CONSERVATION staff at the National Railway Museum are to restore the outside of Queen Victoria’s historic royal carriage for the first time in 50 years - thanks to a private donation.

Set to last 18 months, the project will involve a complete overhaul of the saloon carriage sides and roof and restoring it fit for a queen.

Helen de Saram, conservator and collections manager at the museum, said: “Queen Victoria’s Saloon is loved by visitors from all over the world and is undoubtedly one of the museum’s most popular attractions.

“However, despite being well cared for, the years are beginning to show, and cracks were appearing in the panelling, Shellac is peeling and yellowing, and the paint had faded.

“It is very exciting to be able to restore this royal treasure back to its former glory, using a combination of the latest materials and techniques as well as traditional craft skills.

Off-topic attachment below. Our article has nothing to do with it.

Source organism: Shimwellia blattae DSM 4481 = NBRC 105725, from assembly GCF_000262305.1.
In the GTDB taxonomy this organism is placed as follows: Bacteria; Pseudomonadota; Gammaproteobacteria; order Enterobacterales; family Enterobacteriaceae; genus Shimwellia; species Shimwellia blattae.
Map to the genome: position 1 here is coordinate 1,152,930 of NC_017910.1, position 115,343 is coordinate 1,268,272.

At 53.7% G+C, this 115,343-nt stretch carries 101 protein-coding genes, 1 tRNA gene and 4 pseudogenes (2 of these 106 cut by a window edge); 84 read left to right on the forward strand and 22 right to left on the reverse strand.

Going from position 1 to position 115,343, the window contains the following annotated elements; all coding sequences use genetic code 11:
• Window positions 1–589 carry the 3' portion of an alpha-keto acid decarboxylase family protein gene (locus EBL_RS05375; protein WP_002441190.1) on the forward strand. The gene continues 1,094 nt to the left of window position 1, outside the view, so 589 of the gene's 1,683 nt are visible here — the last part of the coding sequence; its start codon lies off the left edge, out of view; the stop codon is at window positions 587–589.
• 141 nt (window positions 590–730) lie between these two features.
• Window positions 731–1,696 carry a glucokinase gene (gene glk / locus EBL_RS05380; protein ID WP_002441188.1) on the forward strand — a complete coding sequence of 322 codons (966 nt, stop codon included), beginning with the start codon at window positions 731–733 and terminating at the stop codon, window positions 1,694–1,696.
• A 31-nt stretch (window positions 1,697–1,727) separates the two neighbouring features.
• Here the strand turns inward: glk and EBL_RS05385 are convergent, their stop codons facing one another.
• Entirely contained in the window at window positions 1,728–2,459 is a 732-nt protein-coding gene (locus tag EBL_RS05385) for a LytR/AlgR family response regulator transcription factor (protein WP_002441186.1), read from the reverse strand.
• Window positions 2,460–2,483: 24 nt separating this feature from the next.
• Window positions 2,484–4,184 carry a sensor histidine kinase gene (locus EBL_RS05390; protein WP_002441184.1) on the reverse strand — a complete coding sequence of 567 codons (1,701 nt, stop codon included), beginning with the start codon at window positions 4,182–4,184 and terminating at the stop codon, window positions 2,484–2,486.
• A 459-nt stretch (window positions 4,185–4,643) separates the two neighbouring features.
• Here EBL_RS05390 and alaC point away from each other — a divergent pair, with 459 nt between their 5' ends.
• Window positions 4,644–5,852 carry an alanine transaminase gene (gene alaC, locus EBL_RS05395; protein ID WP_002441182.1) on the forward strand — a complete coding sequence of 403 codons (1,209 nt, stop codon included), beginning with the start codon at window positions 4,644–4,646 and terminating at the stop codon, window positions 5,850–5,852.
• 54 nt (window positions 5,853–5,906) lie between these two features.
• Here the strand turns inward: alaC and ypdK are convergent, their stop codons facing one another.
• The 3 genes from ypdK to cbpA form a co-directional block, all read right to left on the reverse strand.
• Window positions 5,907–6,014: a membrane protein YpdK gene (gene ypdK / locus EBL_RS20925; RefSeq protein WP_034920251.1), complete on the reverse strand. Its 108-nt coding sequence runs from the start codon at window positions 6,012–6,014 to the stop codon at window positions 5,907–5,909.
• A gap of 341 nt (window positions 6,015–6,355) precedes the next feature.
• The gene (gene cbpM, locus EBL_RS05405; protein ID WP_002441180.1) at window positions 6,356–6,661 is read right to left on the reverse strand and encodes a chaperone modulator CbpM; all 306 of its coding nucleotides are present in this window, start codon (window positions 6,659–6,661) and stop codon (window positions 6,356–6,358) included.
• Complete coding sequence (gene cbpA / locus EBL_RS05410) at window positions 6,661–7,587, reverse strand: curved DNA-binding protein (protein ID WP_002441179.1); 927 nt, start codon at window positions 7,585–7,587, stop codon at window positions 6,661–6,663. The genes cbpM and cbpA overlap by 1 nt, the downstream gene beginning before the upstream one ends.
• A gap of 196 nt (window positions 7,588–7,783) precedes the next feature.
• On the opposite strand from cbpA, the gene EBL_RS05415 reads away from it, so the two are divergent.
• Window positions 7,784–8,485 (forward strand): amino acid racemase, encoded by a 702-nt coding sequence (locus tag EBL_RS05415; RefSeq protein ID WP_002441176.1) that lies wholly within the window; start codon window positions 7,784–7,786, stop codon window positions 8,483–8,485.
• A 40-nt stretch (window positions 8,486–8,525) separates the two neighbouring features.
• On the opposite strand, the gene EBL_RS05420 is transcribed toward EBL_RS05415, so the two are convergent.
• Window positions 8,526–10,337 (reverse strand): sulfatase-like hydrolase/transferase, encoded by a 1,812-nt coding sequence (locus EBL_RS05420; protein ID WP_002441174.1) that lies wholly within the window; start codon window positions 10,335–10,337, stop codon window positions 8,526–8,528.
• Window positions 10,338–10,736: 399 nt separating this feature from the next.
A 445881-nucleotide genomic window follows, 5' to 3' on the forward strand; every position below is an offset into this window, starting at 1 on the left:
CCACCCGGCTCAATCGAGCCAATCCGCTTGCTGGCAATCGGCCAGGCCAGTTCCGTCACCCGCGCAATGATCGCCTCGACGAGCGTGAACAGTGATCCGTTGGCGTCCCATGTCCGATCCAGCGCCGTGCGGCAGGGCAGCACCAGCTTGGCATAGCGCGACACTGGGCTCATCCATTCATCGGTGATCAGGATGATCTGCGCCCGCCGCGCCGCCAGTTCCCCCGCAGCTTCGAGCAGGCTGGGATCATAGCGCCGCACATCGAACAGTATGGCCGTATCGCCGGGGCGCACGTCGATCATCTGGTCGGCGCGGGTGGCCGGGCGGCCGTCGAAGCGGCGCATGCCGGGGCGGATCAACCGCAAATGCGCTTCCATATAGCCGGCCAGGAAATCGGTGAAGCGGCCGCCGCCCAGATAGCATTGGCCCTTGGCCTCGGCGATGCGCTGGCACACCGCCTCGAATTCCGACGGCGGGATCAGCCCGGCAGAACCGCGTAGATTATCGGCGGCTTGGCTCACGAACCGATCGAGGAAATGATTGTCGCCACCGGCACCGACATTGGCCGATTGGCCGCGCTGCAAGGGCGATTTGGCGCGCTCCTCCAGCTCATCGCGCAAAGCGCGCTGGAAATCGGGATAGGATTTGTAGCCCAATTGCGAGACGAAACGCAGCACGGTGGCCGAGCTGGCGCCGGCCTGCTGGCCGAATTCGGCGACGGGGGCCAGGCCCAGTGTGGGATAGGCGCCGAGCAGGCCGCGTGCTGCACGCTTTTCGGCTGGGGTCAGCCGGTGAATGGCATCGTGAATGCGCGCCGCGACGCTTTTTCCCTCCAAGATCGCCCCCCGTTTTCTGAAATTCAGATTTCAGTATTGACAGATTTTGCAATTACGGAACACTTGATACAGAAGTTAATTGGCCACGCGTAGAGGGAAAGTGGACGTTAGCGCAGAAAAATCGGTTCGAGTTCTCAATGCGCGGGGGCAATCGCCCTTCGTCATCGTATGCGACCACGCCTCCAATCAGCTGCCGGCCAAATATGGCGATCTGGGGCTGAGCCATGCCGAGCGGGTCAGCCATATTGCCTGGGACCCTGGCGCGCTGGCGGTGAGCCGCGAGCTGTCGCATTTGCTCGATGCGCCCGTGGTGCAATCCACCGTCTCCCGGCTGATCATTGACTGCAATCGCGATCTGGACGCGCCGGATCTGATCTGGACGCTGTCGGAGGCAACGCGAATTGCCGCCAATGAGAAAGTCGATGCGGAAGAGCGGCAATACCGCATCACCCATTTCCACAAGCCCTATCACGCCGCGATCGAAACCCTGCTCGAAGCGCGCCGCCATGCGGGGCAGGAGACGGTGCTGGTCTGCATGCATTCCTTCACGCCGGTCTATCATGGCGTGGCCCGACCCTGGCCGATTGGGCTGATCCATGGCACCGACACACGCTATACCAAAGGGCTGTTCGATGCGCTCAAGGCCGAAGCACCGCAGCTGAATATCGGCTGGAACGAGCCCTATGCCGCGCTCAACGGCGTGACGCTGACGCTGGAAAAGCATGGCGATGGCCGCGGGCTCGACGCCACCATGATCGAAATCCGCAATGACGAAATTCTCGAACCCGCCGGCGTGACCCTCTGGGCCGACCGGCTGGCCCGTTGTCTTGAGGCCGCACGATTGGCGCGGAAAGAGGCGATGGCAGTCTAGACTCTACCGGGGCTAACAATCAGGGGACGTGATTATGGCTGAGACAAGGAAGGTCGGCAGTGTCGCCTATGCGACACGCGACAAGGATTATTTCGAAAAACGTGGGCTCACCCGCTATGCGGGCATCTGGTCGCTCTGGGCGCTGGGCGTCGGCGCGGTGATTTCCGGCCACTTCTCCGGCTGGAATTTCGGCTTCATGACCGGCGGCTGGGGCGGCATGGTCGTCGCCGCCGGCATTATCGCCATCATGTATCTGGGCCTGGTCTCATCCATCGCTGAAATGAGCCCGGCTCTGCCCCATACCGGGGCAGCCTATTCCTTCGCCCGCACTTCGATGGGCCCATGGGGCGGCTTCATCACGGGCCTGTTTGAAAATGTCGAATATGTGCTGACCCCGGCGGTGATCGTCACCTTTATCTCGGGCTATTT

“We are also very grateful to our generous donors, without whom we would not be able to embark on restoration projects of this scale. We plan to finish the first side in time for the royal wedding which is expected to be in May.”

The project is open for the public to view, and members of the conservation team will be on hand to answer questions, although access to the carriages is not permitted.

The museum has nine royal carriages, many of which are on display in the Station Hall – York’s former goods depot.

Built in 1869, originally as two separate carriages which were linked by a corridor connection, one of the first of its type, the saloon was adapted into one carriage in 1895.

It is the most lavishly decorated of the carriages on display and originally cost £1,800 - the queen personally contributed £800.

The carriage featured the latest onboard comforts including lavatories, although the queen preferred to use the facilities at stations on route. This explains why many railway stations of the day had very grand toilets, in case the queen happened to stop there.

The carriage also features original attendant buttons which she would press to order the train to stop.